According to the “Encylcopedia of Nutritional Supplements,” by Michael T. Murray (1996, Prima Publishing), vitamin C improves immune function by enhancing white blood cell function and activity. It also increases the blood levels of interferon (the body’s natural antiviral and anticancer compound) and antibodies (proteins that bind to and destroy foreign material such as bacteria, viruses, and toxins).
Vitamin C is commercially available by itself or combined with other nutrients in a number of forms. See “Which Form of Vitamin C is the Best?” on page 8 for information about your options.
Time and further studies are bearing out Belfield’s findings. Today, vitamin C is routinely prescribed by holistic veterinarians for a number of illnesses, including cancer, kennel cough and other respiratory infections, abscesses, and other bacterial infections. Due to its important role in maintaining the health of collagen, it appears to be especially helpful for slowing – and some say, reversing – degenerative joint disease, hip dysplasia, and spinal disorders.
The average dog normally produces about 18 milligrams of vitamin C per pound of body weight per day. Therefore, for a dog that is free of clinically significant symptoms but is experiencing unusual stress, supplementation with about that much C per day appears be a conservative maintenance dosage. (About 500 milligrams for a 28-lb. dog daily.) To increase absorption, veterinarians recommend splitting the total daily dosage into several feedings during the day.
However, many holistic veterinarians routinely suggest maintenance doses that are three to four times that amount. They explain that modern, domestic dogs need more vitamin C than the theoretical “natural” dog, since their bodies must deal with so many challenges: stress, pollution, chemicals and pesticides, and poor diets, to name a few.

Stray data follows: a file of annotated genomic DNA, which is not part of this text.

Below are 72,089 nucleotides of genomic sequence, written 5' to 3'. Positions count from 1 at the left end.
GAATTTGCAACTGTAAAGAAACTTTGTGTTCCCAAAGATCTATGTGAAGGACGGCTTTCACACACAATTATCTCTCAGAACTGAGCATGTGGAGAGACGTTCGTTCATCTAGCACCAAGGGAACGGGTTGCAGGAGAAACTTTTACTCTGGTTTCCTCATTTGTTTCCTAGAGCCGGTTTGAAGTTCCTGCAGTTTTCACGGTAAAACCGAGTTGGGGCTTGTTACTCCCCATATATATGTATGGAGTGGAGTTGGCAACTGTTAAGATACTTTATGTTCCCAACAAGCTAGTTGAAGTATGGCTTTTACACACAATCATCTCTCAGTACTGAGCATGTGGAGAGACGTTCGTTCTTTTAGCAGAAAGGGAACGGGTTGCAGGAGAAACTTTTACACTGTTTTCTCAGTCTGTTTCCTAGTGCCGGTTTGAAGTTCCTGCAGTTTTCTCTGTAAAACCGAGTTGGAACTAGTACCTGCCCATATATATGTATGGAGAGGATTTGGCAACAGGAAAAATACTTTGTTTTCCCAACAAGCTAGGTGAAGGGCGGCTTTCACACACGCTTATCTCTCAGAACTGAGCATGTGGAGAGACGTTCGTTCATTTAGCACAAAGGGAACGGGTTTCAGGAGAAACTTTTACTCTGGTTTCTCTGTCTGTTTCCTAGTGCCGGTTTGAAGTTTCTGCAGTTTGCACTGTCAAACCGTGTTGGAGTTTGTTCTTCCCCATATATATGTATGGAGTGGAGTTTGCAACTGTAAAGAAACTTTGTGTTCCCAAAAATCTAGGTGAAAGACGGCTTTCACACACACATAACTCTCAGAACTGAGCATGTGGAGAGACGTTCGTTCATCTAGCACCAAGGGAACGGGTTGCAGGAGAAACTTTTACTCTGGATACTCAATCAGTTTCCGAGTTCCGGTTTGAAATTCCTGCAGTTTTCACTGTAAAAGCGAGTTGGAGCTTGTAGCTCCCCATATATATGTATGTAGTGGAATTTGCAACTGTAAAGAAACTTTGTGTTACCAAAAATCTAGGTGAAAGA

Too much vitamin C, especially if given in one dose, will cause diarrhea in dogs. What amount is too much varies from dog to dog, so, when administering the maximum amount of C for a therapeutic (not just maintenance) dose, many veterinarians will suggest that you increase the dose in 100-500 milligram-per-day increments until the dog develops diarrhea, then reduce his daily dose to the previous day’s dose. (This is often referred to as dosing to “bowel tolerance.”)
Individuals dogs may be more or less tolerant of vitamin C supplements, and their tolerance may change with environmental conditions. For instance, a dog that is experiencing great stress may tolerate 4,000 milligrams without diarrhea, but develop the condition as the stress is removed. The owner’s awareness of the quality of the dog’s stool is critical to appropriate dosing.
The type of illness being treated should also be considered when determining the dose. Some guidelines published by holistic veterinarians include:
Richard Pitcairn, DVM, “Dr. Pitcairn’s Complete Guide to Natural Health for Dogs and Cats.” Pitcairn suggests giving 100-500 milligrams (based on the dog’s size) of vitamin C daily to dogs that are exposed to unusually high amounts of pollutants.
Cheryl Schwartz, DVM, “Four Paws, Five Directions: A Guide to Chinese Medicine for Cats and dogs.” Schwartz suggests giving vitamin C to dogs with a variety of illnesses, including upper respiratory conditions (small dogs, 125 to 500 mg. twice daily; medium dogs, 250-1,500 mg. twice daily; large dogs, 500-1,500 mg. twice daily), arthritis (to bowel tolerance), infected ears (small dogs, 250-500 mg. twice daily; large dogs, 500-1,000 mg. twice daily), and skin allergies (small dogs, 125 mg. twice daily; medium and large dogs, up to 750 mg. twice daily).
It’s important to remember that a healthy, happy dog with a quality diet and little stress probably has no need of supplementation with vitamin C. However, if stress, illness, or age causes a dog’s need for vitamin C to outstrip his ability to produce it, supplementing him with C is a sensible choice.
Bob Griswold lives near Santa Rosa, California, and is a biochemist with experience in formulating animal feeds, fertilizers, human foods, and cosmetics.